A Dundee cancer patient is urging people in the city and beyond to support a charity which helped him from a “very dark place” as its income plummeted during lockdown.
Bill McGregor, 70, said Macmillan Cancer Support has offered him life-changing help since he was diagnosed with prostate cancer last year.
Coronavirus has put paid to the charity’s flagship coffee morning fundraisers and Macmillan is expecting to see a £19 million drop in income without the events.
Last year in Dundee alone £46,000 was raised through the gatherings and Bill, a former lollipop man at Ballumbie Primary School, fears other people will miss out on the support he received.
He said: “When you’re diagnosed with cancer, its life changing.
“Your head can go to some very dark places. I had to drop out of so many things I loved doing, like my work, which I loved.
“Macmillan linked me up with a psychologist because I really struggle with my thoughts sometimes, especially at night.
“From day one, Macmillan have been there for me.
“The thought of that support not being there is terrible. I had no idea where to begin looking for help. If it wasn’t for Macmillan, God knows where I’d be, but it would be a very dark place.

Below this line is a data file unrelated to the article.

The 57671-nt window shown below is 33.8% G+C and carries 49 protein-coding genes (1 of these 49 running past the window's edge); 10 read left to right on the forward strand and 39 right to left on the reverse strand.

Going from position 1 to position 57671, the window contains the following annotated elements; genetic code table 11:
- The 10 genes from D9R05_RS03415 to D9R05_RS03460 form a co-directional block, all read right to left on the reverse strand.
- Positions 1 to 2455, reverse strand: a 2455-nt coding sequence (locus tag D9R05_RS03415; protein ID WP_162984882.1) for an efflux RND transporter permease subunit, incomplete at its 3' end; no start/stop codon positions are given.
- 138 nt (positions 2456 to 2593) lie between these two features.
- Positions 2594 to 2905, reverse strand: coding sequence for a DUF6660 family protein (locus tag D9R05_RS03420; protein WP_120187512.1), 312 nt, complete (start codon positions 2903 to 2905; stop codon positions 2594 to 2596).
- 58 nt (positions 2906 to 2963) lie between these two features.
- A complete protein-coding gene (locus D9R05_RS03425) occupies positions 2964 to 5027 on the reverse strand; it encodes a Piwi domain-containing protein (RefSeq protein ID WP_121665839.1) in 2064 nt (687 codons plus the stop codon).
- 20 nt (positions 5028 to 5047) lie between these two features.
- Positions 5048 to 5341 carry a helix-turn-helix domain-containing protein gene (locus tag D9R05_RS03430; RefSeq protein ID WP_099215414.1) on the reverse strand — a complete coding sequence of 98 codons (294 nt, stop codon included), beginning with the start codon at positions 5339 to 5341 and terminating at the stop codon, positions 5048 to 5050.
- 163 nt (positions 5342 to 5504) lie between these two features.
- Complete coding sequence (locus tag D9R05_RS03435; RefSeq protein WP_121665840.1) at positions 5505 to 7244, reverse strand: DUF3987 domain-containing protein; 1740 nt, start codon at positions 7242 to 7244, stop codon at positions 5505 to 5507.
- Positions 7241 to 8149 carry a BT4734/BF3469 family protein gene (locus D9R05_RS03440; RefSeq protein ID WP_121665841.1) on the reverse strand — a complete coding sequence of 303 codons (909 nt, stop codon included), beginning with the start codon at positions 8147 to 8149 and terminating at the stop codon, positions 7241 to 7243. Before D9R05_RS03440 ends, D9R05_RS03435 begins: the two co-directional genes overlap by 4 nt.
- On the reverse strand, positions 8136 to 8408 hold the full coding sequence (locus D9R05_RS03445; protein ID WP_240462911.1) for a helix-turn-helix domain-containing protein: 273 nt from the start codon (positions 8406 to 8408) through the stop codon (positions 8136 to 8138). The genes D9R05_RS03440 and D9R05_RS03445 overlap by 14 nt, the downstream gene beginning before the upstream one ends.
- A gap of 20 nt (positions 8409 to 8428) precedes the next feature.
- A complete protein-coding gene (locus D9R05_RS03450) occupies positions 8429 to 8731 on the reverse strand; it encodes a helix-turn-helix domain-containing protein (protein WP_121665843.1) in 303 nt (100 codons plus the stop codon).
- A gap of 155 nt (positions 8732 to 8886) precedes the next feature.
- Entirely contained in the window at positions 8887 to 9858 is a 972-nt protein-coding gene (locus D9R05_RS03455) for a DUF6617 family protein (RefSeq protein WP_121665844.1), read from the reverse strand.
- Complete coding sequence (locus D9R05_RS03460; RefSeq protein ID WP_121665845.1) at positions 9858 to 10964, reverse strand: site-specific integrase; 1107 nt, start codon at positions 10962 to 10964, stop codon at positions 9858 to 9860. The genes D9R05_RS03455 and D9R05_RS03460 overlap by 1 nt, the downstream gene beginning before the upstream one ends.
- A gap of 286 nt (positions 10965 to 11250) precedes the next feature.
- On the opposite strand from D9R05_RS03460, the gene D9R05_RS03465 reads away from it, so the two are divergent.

“The idea of other people going through the same as me without the support I’ve had is terrible.
“Macmillan needs our help, just as much as people with cancer need Macmillan.”
As well as referring patients for support, Macmillan provides grants and nursing care.
The charity has encouraged people to hold a ‘virtual coffee morning’ but the number of people signing up in Scotland has fallen by 75%, in what has been described as the hardest year in the charity’s 109-year history.
Macmillan also runs the Improving the Cancer Journey (ICJ) service in Dundee, which has supported more than 1,000 people with housing, income and mobility needs, as well as providing emotional support, since it launched in 2017.
Corrine Ewing, a support facilitator at the Macmillan Dundee ICJ service, said people with cancer are more scared than ever.
“People living with cancer don’t know where to turn right now,” she said.
“Throughout the last six months we’ve been hearing from many people in Dundee living with cancer who are often alone and scared.
“We give them a chance to talk about what’s concerning them and offer information, support and advice to help make their cancer journey that little bit easier.
“The psychological and emotional impact that the last six months has had on people can’t be underestimated, dealing with not only cancer but the fears around Covid too.
“We’re anticipating getting busier and busier in the coming months, which means our support will be needed more than ever.”
To sign up to a virtual coffee morning, go to coffee.macmillan.org.uk or call 0330 1027810.